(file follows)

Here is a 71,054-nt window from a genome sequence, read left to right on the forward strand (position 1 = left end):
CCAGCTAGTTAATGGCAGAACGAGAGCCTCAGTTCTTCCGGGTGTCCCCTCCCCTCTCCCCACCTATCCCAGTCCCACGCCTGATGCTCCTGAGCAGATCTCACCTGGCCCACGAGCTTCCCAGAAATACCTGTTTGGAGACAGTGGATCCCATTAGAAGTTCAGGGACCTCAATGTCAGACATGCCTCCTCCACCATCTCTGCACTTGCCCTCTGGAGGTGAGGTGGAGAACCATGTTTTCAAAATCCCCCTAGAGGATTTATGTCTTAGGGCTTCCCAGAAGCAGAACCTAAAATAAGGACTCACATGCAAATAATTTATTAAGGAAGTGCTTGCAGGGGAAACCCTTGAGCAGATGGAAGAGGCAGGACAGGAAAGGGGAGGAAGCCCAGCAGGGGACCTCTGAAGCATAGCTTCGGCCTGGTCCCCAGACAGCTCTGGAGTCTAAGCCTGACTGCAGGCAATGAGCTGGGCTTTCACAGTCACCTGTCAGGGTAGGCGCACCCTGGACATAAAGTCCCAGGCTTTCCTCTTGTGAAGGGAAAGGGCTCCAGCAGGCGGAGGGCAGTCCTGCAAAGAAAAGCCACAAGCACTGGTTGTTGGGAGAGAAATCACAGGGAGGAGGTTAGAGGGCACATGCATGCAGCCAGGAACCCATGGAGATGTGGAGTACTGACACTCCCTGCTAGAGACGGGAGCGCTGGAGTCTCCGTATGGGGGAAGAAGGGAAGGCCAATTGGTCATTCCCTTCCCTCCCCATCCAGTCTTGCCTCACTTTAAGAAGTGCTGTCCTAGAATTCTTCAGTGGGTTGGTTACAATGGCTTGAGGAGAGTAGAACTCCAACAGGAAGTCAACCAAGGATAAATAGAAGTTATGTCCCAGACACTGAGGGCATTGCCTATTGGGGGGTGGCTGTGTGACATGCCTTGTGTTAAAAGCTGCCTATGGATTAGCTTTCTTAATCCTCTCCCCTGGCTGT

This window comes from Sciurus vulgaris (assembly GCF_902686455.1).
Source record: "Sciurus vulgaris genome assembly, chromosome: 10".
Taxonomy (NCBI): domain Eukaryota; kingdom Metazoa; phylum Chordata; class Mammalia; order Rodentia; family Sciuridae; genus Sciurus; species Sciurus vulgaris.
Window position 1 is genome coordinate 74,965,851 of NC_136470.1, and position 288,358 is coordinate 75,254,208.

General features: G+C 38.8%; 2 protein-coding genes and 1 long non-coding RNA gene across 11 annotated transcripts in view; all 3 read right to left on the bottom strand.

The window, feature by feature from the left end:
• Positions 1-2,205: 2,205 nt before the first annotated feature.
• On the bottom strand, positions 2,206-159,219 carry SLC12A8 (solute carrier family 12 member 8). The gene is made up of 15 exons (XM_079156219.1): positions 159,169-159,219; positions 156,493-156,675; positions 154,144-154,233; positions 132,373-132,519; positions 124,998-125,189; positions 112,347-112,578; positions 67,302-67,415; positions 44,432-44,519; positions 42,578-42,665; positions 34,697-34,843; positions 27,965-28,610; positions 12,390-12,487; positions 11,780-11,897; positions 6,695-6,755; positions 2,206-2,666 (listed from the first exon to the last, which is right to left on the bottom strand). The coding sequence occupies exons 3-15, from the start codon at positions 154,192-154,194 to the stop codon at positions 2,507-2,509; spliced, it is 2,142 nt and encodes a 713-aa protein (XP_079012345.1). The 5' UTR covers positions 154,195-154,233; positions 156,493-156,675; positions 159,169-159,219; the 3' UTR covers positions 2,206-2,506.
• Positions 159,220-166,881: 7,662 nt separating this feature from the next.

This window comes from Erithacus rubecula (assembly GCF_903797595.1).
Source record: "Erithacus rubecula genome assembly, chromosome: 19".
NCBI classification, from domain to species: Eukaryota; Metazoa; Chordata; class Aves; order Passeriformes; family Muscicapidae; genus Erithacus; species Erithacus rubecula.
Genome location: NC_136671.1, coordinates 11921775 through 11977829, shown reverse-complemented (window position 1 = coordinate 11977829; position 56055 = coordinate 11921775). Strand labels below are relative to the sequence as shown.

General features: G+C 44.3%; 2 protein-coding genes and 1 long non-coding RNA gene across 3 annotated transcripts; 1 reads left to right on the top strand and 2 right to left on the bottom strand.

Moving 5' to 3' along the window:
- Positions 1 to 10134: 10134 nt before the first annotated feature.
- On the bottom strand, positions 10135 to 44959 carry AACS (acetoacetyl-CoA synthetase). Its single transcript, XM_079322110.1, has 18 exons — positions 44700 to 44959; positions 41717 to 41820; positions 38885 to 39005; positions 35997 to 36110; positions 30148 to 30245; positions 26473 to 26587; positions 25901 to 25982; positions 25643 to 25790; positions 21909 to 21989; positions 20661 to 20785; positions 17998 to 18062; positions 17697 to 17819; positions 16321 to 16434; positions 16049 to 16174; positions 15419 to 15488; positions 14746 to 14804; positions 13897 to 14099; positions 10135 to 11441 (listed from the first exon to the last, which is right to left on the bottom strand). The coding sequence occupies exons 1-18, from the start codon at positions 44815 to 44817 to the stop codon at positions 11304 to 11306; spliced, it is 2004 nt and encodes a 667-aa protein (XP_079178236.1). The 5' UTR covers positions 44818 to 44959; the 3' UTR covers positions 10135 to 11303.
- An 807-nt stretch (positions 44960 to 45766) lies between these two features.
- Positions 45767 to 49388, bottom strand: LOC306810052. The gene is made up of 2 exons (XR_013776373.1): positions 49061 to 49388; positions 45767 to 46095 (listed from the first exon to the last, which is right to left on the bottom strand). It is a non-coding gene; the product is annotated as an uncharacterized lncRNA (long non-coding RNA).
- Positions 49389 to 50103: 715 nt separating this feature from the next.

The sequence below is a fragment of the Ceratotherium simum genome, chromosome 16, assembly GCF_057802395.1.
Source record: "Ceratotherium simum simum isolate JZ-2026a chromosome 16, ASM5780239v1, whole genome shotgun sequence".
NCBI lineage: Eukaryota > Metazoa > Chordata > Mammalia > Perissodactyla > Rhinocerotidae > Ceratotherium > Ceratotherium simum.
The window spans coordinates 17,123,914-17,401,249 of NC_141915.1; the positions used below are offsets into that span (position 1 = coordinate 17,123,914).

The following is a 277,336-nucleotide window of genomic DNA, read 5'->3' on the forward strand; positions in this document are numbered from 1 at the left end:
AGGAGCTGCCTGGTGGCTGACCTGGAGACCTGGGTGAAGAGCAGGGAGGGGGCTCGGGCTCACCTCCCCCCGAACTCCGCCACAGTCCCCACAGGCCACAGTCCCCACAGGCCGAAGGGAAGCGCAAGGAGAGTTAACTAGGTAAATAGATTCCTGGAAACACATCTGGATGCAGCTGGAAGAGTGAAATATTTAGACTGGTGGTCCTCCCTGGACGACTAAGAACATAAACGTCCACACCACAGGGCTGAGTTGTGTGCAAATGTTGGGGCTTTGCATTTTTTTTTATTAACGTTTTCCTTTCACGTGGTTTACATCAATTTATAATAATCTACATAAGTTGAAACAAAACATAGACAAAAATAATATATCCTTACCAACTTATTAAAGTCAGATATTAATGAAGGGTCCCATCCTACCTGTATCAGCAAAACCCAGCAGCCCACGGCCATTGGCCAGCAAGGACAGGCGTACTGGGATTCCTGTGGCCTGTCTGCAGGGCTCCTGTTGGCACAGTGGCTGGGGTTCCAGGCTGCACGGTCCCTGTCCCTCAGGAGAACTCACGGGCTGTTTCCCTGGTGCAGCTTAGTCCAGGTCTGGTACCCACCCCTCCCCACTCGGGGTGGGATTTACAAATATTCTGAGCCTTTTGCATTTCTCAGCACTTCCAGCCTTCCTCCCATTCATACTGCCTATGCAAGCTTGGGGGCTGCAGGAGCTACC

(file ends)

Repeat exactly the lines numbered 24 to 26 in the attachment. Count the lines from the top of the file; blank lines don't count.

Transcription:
Source record: "Ceratotherium simum simum isolate JZ-2026a chromosome 16, ASM5780239v1, whole genome shotgun sequence".
NCBI lineage: Eukaryota > Metazoa > Chordata > Mammalia > Perissodactyla > Rhinocerotidae > Ceratotherium > Ceratotherium simum.
The window spans coordinates 17,123,914-17,401,249 of NC_141915.1; the positions used below are offsets into that span (position 1 = coordinate 17,123,914).